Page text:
Study of detecting behavioral signatures within DeepFake videos

by   Qiaomu Miao, et al.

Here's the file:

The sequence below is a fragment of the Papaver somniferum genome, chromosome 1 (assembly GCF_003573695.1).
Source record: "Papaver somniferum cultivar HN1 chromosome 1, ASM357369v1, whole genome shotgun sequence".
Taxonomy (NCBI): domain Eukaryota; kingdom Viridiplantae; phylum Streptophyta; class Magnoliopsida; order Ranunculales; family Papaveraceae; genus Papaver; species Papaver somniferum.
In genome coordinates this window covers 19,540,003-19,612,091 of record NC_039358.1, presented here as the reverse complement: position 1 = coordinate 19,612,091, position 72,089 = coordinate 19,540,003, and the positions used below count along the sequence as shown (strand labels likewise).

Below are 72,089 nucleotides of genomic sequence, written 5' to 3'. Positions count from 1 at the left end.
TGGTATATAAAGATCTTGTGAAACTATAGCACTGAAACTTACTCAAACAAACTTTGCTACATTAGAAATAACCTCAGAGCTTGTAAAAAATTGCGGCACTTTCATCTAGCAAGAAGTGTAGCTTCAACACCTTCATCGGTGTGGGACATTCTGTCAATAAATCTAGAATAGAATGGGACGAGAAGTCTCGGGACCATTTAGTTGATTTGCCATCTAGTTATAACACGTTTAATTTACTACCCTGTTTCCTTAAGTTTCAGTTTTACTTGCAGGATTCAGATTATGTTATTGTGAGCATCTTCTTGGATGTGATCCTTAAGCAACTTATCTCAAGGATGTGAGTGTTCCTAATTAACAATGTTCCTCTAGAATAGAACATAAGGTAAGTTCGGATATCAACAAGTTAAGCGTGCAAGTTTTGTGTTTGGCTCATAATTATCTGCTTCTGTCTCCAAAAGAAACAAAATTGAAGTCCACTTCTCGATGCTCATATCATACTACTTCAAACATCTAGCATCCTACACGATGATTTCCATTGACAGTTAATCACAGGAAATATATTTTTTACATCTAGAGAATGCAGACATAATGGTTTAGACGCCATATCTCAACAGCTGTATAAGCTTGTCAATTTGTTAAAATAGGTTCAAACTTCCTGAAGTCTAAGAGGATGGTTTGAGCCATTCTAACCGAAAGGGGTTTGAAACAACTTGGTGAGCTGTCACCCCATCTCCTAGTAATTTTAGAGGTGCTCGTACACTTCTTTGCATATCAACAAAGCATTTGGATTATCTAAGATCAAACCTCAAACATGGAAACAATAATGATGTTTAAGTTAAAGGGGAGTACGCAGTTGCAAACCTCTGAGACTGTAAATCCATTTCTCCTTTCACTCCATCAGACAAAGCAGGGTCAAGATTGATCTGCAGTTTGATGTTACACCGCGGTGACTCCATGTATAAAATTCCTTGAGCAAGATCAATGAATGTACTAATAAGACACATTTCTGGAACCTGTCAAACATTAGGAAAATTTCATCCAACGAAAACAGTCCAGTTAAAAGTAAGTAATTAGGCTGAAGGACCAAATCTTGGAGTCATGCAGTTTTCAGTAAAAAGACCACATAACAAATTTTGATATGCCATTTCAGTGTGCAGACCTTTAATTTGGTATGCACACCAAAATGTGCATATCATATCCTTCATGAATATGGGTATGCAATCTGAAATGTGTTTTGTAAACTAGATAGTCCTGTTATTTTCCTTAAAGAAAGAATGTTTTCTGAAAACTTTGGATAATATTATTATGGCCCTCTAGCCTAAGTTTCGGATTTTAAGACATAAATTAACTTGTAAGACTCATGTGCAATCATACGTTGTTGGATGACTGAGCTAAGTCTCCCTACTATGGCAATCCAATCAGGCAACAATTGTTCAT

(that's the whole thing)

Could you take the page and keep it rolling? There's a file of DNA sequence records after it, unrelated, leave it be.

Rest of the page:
There is strong interest in the generation of synthetic video imagery of people talking for various purposes, including entertainment, communication, training, and advertisement. With the development of deep fake generation models, synthetic video imagery will soon be visually indistinguishable to the naked eye from a naturally capture video. In addition, many methods are continuing to improve to avoid more careful, forensic visual analysis. Some deep fake videos are produced through the use of facial puppetry, which directly controls the head and face of the synthetic image through the movements of the actor, allow the actor to 'puppet' the image of another. In this paper, we address the question of whether one person's movements can be distinguished from the original speaker by controlling the visual appearance of the speaker but transferring the behavior signals from another source. We conduct a study by comparing synthetic imagery that: 1) originates from a different person speaking a different utterance, 2) originates from the same person speaking a different utterance, and 3) originates from a different person speaking the same utterance. Our study shows that synthetic videos in all three cases are seen as less real and less engaging than the original source video. Our results indicate that there could be a behavioral signature that is detectable from a person's movements that is separate from their visual appearance, and that this behavioral signature could be used to distinguish a deep fake from a properly captured video.


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